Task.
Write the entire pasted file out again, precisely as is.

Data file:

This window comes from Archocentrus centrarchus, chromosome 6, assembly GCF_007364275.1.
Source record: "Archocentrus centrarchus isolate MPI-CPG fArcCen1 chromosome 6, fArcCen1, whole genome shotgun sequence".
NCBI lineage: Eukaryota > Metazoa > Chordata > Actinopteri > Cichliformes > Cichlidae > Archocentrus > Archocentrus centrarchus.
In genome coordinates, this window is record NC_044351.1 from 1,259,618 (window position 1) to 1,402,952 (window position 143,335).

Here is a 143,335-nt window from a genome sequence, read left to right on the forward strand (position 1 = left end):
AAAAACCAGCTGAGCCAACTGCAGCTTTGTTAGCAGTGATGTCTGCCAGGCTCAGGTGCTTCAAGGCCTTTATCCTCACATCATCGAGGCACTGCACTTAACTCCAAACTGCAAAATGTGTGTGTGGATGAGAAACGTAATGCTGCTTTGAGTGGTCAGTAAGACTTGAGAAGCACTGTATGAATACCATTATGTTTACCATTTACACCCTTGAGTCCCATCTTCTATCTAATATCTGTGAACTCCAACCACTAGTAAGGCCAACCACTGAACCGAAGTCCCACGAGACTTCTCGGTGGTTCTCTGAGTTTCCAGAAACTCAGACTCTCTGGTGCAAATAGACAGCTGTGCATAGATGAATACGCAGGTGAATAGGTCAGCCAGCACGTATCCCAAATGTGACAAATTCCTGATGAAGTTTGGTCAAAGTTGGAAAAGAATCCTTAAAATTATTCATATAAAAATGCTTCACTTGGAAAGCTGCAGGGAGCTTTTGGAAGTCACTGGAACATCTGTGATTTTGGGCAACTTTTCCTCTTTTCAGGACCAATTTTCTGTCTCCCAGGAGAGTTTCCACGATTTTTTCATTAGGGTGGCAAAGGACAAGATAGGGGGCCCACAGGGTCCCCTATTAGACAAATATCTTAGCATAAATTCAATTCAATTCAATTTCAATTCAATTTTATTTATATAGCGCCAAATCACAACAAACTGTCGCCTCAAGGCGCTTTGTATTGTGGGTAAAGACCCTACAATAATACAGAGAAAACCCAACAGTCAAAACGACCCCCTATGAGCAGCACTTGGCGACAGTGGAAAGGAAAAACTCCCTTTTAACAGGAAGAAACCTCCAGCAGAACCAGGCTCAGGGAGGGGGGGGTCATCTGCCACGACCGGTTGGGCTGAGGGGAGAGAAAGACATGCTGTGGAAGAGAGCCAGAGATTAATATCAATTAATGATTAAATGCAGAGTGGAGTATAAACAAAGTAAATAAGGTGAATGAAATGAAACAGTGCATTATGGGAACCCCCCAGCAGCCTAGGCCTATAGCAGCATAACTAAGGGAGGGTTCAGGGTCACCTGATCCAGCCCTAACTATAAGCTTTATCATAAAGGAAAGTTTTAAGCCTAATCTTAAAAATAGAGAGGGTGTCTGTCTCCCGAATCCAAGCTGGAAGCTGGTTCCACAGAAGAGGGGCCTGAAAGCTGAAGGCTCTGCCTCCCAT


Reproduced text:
This window comes from Archocentrus centrarchus, chromosome 6, assembly GCF_007364275.1.
Source record: "Archocentrus centrarchus isolate MPI-CPG fArcCen1 chromosome 6, fArcCen1, whole genome shotgun sequence".
NCBI lineage: Eukaryota > Metazoa > Chordata > Actinopteri > Cichliformes > Cichlidae > Archocentrus > Archocentrus centrarchus.
In genome coordinates, this window is record NC_044351.1 from 1,259,618 (window position 1) to 1,402,952 (window position 143,335).

Here is a 143,335-nt window from a genome sequence, read left to right on the forward strand (position 1 = left end):
AAAAACCAGCTGAGCCAACTGCAGCTTTGTTAGCAGTGATGTCTGCCAGGCTCAGGTGCTTCAAGGCCTTTATCCTCACATCATCGAGGCACTGCACTTAACTCCAAACTGCAAAATGTGTGTGTGGATGAGAAACGTAATGCTGCTTTGAGTGGTCAGTAAGACTTGAGAAGCACTGTATGAATACCATTATGTTTACCATTTACACCCTTGAGTCCCATCTTCTATCTAATATCTGTGAACTCCAACCACTAGTAAGGCCAACCACTGAACCGAAGTCCCACGAGACTTCTCGGTGGTTCTCTGAGTTTCCAGAAACTCAGACTCTCTGGTGCAAATAGACAGCTGTGCATAGATGAATACGCAGGTGAATAGGTCAGCCAGCACGTATCCCAAATGTGACAAATTCCTGATGAAGTTTGGTCAAAGTTGGAAAAGAATCCTTAAAATTATTCATATAAAAATGCTTCACTTGGAAAGCTGCAGGGAGCTTTTGGAAGTCACTGGAACATCTGTGATTTTGGGCAACTTTTCCTCTTTTCAGGACCAATTTTCTGTCTCCCAGGAGAGTTTCCACGATTTTTTCATTAGGGTGGCAAAGGACAAGATAGGGGGCCCACAGGGTCCCCTATTAGACAAATATCTTAGCATAAATTCAATTCAATTCAATTTCAATTCAATTTTATTTATATAGCGCCAAATCACAACAAACTGTCGCCTCAAGGCGCTTTGTATTGTGGGTAAAGACCCTACAATAATACAGAGAAAACCCAACAGTCAAAACGACCCCCTATGAGCAGCACTTGGCGACAGTGGAAAGGAAAAACTCCCTTTTAACAGGAAGAAACCTCCAGCAGAACCAGGCTCAGGGAGGGGGGGGTCATCTGCCACGACCGGTTGGGCTGAGGGGAGAGAAAGACATGCTGTGGAAGAGAGCCAGAGATTAATATCAATTAATGATTAAATGCAGAGTGGAGTATAAACAAAGTAAATAAGGTGAATGAAATGAAACAGTGCATTATGGGAACCCCCCAGCAGCCTAGGCCTATAGCAGCATAACTAAGGGAGGGTTCAGGGTCACCTGATCCAGCCCTAACTATAAGCTTTATCATAAAGGAAAGTTTTAAGCCTAATCTTAAAAATAGAGAGGGTGTCTGTCTCCCGAATCCAAGCTGGAAGCTGGTTCCACAGAAGAGGGGCCTGAAAGCTGAAGGCTCTGCCTCCCAT